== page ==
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Crowds gather to visit the Taj Mahal in Agra on January 3, 2018. 
India is to restrict the number of daily visitors to the Taj Mahal in an effort to preserve the iconic 17th-century monument to love, its biggest tourist draw. Millions of mostly Indian tourists visit the Taj Mahal every year and their numbers are increasing steadily as domestic travel becomes more accessible.
 / AFP PHOTO / DOMINIQUE FAGET        (Photo credit should read DOMINIQUE FAGET/AFP/Getty Images)
Crowds gather to visit the Taj Mahal in Agra on January 3, 2018. 
India is to restrict the number of daily visitors to the Taj Mahal in an effort to preserve the iconic 17th-century monument to love, its biggest tourist draw. Millions of mostly Indian tourists visit the Taj Mahal every year and their numbers are increasing steadily as domestic travel becomes more accessible.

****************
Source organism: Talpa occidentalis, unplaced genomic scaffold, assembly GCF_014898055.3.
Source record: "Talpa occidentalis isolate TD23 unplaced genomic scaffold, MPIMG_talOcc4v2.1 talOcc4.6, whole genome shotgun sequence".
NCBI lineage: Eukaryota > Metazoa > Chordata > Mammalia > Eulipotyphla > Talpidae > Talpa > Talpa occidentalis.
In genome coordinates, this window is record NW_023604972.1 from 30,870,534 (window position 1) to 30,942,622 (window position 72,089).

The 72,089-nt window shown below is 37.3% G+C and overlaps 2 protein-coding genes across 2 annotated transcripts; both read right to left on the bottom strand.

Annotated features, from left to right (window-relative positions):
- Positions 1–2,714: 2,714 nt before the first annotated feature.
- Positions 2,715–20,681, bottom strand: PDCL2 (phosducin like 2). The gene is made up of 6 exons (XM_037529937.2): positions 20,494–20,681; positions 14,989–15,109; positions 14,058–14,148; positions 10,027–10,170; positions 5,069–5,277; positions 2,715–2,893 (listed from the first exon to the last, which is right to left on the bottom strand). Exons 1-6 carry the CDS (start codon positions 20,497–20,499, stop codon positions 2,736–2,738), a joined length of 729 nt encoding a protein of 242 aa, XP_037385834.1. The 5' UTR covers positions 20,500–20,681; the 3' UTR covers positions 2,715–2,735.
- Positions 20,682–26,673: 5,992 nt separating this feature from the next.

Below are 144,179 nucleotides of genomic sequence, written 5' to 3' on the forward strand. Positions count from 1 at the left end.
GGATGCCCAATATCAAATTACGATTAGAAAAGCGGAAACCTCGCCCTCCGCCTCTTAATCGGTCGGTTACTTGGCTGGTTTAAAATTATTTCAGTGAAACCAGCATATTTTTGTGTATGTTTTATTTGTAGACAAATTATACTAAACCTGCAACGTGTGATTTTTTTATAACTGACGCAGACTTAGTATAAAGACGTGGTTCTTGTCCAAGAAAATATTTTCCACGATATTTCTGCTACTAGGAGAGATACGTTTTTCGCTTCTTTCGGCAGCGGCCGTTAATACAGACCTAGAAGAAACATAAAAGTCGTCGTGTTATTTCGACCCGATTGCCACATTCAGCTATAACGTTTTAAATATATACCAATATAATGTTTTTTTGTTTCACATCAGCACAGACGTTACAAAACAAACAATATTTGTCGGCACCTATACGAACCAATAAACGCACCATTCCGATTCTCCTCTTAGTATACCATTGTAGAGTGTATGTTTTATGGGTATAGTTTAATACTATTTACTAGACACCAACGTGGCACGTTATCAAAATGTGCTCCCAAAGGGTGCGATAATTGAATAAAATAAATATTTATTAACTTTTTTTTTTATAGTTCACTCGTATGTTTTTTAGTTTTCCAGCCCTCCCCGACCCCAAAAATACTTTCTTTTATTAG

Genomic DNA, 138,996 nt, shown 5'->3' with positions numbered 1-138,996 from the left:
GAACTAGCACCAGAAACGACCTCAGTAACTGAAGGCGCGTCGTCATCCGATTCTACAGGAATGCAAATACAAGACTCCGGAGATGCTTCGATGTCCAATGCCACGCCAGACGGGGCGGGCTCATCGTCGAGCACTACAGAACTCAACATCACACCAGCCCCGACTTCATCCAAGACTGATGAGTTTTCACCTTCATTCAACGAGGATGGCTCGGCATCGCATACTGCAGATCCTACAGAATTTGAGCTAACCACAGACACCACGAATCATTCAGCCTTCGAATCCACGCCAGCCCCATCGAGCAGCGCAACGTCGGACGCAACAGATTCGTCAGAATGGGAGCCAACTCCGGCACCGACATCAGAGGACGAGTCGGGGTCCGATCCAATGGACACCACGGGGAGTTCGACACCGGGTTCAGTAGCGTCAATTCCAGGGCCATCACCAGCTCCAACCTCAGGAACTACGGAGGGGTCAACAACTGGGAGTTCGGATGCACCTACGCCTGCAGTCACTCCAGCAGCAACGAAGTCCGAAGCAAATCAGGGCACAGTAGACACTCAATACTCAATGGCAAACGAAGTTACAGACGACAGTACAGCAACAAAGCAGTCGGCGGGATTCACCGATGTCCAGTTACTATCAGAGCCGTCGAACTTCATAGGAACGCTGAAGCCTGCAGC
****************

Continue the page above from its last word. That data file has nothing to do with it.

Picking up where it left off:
/ AFP PHOTO / DOMINIQUE FAGET        (Photo credit should read DOMINIQUE FAGET/AFP/Getty Images)

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    Pollution is damaging iconic Taj Mahal

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Pollution is damaging iconic Taj Mahal

Years of smog, tourists and insects are damaging India's iconic mausoleum the Taj Mahal and causing parts of the exterior to turn yellow-green. CNN's Robyn Curnow reports activists are calling on the country's leaders to preserve it.

Pollution is damaging iconic Taj Mahal

Years of smog, tourists and insects are damaging India's iconic mausoleum the Taj Mahal and causing parts of the exterior to turn yellow-green. CNN's Robyn Curnow reports activists are calling on the country's leaders to preserve it.